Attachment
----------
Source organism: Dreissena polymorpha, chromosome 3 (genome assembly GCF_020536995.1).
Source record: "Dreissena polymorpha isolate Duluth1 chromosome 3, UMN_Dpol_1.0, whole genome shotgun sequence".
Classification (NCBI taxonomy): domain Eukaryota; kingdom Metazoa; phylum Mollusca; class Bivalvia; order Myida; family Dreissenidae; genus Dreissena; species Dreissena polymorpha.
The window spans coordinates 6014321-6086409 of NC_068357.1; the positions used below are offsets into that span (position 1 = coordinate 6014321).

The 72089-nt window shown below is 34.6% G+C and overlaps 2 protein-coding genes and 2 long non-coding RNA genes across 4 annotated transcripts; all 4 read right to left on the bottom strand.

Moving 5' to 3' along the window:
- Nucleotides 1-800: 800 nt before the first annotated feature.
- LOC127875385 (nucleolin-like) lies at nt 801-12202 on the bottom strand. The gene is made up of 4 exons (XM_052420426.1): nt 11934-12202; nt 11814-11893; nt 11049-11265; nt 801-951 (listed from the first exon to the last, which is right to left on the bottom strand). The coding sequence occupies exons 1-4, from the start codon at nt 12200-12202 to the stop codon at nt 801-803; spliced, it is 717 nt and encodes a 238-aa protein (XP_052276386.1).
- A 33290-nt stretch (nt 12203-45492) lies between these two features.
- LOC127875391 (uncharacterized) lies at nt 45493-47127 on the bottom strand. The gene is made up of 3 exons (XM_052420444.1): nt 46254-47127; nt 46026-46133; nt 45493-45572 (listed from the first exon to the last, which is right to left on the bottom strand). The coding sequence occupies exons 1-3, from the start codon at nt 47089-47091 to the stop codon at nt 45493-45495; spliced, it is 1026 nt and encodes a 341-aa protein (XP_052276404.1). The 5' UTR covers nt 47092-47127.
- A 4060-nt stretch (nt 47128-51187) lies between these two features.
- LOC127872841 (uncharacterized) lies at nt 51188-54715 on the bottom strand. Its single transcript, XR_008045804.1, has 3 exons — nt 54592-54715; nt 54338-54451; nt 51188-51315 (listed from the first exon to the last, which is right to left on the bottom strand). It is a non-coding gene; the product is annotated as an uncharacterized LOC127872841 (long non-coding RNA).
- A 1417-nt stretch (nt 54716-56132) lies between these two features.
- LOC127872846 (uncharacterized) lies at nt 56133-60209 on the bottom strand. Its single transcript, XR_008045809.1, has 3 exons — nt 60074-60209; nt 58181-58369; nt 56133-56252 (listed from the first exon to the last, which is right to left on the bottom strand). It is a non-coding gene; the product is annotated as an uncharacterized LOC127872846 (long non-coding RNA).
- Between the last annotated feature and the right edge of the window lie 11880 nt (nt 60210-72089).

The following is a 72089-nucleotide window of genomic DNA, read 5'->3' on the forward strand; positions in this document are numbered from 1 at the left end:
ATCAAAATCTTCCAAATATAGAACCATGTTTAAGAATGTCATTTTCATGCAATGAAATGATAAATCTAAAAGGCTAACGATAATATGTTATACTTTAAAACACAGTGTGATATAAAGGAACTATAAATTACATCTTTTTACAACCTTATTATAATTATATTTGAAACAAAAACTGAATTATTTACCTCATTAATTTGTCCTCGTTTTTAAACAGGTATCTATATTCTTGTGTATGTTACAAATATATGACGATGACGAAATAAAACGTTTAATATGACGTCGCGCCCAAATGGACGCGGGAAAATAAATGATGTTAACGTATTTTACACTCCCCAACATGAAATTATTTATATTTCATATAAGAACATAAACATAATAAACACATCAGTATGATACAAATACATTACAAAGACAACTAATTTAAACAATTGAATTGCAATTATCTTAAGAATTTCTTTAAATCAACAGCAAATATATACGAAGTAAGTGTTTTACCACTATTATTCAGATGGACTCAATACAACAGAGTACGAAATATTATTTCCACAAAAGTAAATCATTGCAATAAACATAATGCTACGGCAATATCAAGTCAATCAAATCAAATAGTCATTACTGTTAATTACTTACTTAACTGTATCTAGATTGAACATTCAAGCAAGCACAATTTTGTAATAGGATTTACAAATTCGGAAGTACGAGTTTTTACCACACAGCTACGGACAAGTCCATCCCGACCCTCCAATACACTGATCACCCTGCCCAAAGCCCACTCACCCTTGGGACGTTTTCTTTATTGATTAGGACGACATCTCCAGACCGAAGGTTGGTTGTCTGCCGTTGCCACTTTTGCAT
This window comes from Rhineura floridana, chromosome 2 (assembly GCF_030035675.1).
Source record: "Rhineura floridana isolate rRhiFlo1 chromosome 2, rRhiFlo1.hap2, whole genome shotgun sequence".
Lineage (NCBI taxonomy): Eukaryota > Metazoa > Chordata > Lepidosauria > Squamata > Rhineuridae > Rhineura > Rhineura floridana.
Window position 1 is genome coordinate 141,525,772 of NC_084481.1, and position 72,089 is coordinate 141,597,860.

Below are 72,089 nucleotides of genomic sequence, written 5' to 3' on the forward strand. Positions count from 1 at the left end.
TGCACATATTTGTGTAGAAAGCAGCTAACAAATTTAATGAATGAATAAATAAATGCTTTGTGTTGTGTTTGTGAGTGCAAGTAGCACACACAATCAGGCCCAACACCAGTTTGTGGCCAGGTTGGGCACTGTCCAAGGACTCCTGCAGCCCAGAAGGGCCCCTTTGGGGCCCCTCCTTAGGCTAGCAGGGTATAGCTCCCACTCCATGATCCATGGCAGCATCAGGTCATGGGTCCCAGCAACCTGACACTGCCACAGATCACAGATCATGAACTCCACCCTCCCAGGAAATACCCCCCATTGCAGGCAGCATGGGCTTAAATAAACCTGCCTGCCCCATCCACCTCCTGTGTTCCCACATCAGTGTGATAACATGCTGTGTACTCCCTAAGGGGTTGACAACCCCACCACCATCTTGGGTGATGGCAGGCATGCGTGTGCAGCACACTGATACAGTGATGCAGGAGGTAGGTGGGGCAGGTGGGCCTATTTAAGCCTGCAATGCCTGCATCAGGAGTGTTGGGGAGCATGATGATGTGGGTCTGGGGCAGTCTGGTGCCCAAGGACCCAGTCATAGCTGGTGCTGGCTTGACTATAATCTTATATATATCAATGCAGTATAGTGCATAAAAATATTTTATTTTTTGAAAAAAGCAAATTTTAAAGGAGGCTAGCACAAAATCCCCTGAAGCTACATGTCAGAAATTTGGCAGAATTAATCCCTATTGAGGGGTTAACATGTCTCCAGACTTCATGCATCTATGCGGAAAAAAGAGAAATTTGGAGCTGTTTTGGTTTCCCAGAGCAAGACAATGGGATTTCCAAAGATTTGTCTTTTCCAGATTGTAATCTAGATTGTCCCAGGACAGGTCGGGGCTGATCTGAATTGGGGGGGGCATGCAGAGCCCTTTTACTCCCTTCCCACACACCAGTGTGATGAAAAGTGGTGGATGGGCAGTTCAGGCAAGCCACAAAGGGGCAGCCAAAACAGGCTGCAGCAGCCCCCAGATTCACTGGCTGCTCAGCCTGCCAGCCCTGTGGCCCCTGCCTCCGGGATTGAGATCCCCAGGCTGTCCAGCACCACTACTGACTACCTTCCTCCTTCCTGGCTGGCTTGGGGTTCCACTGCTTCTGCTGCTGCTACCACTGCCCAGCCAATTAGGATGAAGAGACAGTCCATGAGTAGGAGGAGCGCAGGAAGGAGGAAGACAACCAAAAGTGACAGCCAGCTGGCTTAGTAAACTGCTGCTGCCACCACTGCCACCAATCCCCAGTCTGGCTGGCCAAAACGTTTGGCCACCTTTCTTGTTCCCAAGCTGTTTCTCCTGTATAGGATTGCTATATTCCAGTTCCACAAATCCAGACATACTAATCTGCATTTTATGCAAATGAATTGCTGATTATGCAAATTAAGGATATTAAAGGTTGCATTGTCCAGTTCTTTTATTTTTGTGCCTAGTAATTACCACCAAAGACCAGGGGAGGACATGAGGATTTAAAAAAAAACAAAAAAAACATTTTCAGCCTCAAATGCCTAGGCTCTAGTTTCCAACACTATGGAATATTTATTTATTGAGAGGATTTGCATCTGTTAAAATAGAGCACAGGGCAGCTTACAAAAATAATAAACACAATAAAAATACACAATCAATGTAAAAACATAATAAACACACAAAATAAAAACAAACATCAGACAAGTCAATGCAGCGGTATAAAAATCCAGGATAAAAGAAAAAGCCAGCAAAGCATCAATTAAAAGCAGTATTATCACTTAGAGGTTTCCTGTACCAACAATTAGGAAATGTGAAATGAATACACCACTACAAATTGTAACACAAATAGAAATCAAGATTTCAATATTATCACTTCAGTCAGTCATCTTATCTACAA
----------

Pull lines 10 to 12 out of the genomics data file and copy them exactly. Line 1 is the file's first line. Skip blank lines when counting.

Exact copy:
- LOC127875391 (uncharacterized) lies at nt 45493-47127 on the bottom strand. The gene is made up of 3 exons (XM_052420444.1): nt 46254-47127; nt 46026-46133; nt 45493-45572 (listed from the first exon to the last, which is right to left on the bottom strand). The coding sequence occupies exons 1-3, from the start codon at nt 47089-47091 to the stop codon at nt 45493-45495; spliced, it is 1026 nt and encodes a 341-aa protein (XP_052276404.1). The 5' UTR covers nt 47092-47127.
- A 4060-nt stretch (nt 47128-51187) lies between these two features.
- LOC127872841 (uncharacterized) lies at nt 51188-54715 on the bottom strand. Its single transcript, XR_008045804.1, has 3 exons — nt 54592-54715; nt 54338-54451; nt 51188-51315 (listed from the first exon to the last, which is right to left on the bottom strand). It is a non-coding gene; the product is annotated as an uncharacterized LOC127872841 (long non-coding RNA).